COURTING HISTORY: The NBA’s first Asian American backcourt


On March 24, Los Angeles Laker guards Jeremy Lin and Jordan Clarkson became the first Asian American starting backcourt in NBA history. Their history-making night came in a 127-117 loss to the Oklahoma City Thunder. The starting pair had a combined 49 points and 14 assists, with Clarkson netting a season-high 30 points.

Lin, a 26-year-old Palo Alto, Calif. native, is Taiwanese American. Clarkson, a 22-year-old native of San Antonio, Texas, is of mixed Filipino and African descent.

Before their history-making night in Oklahoma City, both Lin and Clarkson showcased their skills before the Bay Area audience against the Golden State Warriors on March 16. Lin and Clarkson alternated the point guard duties in this game, with Clarkson starting and playing the majority of the minutes. The Lakers dropped this game as well, 108-105.

Despite the loss, both Lin and Clarkson played well against a Golden State team that boasts the best record in the NBA. Lin and Clarkson contributed on both sides of the ball in holding the game close until the final buzzer. Lin and Clarkson combined for 32 points and 7 assists (Clarkson with 17 points to Lin’s 15), and held Warrior point guards Stephen Curry and Shaun Livingston to a combined 25 points and 13 assists.

The 6-foot-5 Clarkson also grabbed six rebounds, and keyed an 8-0 run early in the game. The 6-foot-3 Lin had a season high five turnovers as well, saying after the game, “I’m a high risk, high rewards type of player.”

Lin first came into the game with five minutes left in the first quarter and immediately provided a spark. Shortly after coming off the bench, Lin chased down Warriors forward Draymond Green on a fast break and emphatically swatted away Green’s layup attempt. On what was arguably the best defensive play of the night for either team, Lin downplayed his effort saying, “I just wanted to come in and contribute,” adding, “It was nice to do that in front of my family and friends.”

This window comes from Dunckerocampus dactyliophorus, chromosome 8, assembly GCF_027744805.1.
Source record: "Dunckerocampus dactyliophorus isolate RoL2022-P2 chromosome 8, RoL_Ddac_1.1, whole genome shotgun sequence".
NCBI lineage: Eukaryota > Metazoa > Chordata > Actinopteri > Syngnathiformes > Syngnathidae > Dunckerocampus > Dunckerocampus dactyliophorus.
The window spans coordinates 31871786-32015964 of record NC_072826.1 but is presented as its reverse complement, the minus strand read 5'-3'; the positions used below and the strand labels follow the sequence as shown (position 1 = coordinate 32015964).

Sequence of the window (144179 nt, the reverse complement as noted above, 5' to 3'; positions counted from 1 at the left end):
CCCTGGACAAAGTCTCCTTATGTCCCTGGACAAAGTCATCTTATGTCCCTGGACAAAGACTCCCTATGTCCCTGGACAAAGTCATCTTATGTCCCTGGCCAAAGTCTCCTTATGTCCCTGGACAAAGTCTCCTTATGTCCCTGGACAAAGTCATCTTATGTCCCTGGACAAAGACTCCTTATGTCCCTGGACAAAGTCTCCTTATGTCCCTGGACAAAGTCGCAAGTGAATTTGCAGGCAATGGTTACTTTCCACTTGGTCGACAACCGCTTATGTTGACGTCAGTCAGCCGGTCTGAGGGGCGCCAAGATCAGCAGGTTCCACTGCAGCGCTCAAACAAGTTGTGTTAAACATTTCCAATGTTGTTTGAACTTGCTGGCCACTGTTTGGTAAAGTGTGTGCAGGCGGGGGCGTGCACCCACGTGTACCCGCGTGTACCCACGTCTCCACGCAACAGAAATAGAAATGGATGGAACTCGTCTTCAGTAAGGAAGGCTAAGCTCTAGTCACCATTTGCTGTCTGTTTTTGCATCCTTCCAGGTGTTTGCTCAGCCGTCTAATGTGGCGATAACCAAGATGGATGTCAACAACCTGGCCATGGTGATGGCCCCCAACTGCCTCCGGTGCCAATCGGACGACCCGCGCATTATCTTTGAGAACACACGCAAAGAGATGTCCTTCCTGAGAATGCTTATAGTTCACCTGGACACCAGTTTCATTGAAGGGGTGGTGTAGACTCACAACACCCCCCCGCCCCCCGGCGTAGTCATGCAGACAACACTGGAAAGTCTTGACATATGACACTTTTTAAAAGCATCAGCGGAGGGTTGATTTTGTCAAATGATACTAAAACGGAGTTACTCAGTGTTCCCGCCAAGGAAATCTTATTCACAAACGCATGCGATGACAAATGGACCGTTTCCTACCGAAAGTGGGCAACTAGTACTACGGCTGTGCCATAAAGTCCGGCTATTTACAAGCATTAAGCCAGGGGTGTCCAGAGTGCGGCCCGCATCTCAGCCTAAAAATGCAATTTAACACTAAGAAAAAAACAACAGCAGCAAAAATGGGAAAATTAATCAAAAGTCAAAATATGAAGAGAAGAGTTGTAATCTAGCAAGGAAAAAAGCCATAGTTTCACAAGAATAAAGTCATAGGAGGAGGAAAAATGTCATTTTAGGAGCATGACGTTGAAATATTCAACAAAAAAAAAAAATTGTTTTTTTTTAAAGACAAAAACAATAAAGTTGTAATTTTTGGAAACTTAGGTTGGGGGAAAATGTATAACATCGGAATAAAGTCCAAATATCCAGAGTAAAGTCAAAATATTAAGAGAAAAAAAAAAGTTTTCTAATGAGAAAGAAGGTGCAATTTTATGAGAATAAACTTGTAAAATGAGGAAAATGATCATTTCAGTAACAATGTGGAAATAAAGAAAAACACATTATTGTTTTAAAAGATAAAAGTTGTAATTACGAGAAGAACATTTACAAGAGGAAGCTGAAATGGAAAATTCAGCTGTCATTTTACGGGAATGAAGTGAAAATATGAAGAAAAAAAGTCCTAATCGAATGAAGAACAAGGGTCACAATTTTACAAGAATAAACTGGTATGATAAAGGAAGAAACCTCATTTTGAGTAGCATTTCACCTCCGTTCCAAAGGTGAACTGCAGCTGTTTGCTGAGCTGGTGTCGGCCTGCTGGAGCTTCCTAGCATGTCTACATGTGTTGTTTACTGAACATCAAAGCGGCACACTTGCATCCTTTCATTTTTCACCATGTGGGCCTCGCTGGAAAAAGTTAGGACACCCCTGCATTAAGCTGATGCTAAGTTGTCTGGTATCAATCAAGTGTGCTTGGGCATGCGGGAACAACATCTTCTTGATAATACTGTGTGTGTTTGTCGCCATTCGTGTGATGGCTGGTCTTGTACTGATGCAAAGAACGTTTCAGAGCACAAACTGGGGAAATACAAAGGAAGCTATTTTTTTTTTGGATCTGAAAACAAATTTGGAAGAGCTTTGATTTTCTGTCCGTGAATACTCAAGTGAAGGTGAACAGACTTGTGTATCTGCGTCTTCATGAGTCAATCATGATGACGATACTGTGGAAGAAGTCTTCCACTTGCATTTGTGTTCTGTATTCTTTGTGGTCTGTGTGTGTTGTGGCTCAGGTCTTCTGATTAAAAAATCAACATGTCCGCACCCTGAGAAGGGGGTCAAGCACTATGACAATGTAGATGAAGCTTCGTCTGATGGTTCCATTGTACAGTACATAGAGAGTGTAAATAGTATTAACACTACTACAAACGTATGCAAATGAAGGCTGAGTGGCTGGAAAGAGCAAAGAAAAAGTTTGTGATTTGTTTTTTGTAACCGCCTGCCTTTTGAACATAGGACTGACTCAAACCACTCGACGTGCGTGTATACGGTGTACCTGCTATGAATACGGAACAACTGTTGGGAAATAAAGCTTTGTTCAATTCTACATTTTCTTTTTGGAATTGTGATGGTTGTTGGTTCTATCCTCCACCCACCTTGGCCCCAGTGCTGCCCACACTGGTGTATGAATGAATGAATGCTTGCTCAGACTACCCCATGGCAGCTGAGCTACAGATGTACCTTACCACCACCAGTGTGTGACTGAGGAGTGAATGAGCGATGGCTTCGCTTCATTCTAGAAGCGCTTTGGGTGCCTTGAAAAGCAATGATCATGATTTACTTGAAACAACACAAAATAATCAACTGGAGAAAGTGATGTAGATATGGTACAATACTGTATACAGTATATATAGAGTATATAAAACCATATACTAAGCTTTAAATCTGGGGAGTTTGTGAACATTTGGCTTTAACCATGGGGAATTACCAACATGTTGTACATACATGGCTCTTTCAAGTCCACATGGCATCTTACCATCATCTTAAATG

Although Lin, who was undrafted in the 2010 NBA Draft out of Harvard before signing as a rookie with Golden State, had supporters in the audience, any cheers directed his way were drowned out by the sellout crowd at Oracle Arena. In fact, Lin was often booed by a heavily partisan Golden State audience that generally treated him as just another member of the visiting team. It seemed that few fans in the arena were cheering on the Bay Area hometown product, who earlier in his career sent the NBA into the frenzy known as “Linsanity” while playing for the New York Knicks.

Clarkson, a rookie, made his NBA debut earlier this season with much less fanfare than Lin, but has been impressing coaches and teammates with his level of play. Lakers head coach Byron Scott said after the game, “I like Jordan’s aggressiveness. He’s a good, young player, and he’s been getting better every day.”

Clarkson was drafted in the second round out of Missouri, 46th overall, by the Washington Wizards in last year’s NBA draft before being traded to the Lakers later that evening for $1.8 million in cash. Clarkson is regarded as one of the few bright spots in an otherwise dismal Lakers season. Up until the March 16 game, Clarkson was averaging 9.5 points and 2.5 assists per game in his rookie campaign.

Clarkson is believed to be the third player of Filipino descent to play in the NBA. The first was Raymond Townsend, who debuted in 1978 with the Golden State Warriors. The Warriors drafted Townsend in the first round of the 1978 NBA draft, 22nd overall, after playing his college ball at UCLA. Townsend was part of the John Wooden-led UCLA team that won the 1975 national championship.

NBA veteran Nate Robinson, a three-time Slam Dunk champion, is of Filipino descent as well.

The first NBA player of Asian descent was Wataru “Wat” Misaka, who played in a handful of games for the New York Knicks in 1947. Misaka, a Japanese American point guard, was the first player of Asian descent in professional basketball, and also the first player to break the color line in the NBA.

Misaka was drafted by the New York Knicks in 1947, the same year that Jackie Robinson debuted with the Brooklyn Dodgers, breaking the color line in Major League Baseball.

When asked about Misaka and Townsend, neither Lin or Clarkson had heard much about the trailblazing players who paved the way for Asian Americans in pro basketball. But on March 24, Lin and Clarkson continued the progress started by Misaka and Townsend, and made their marks in NBA history.

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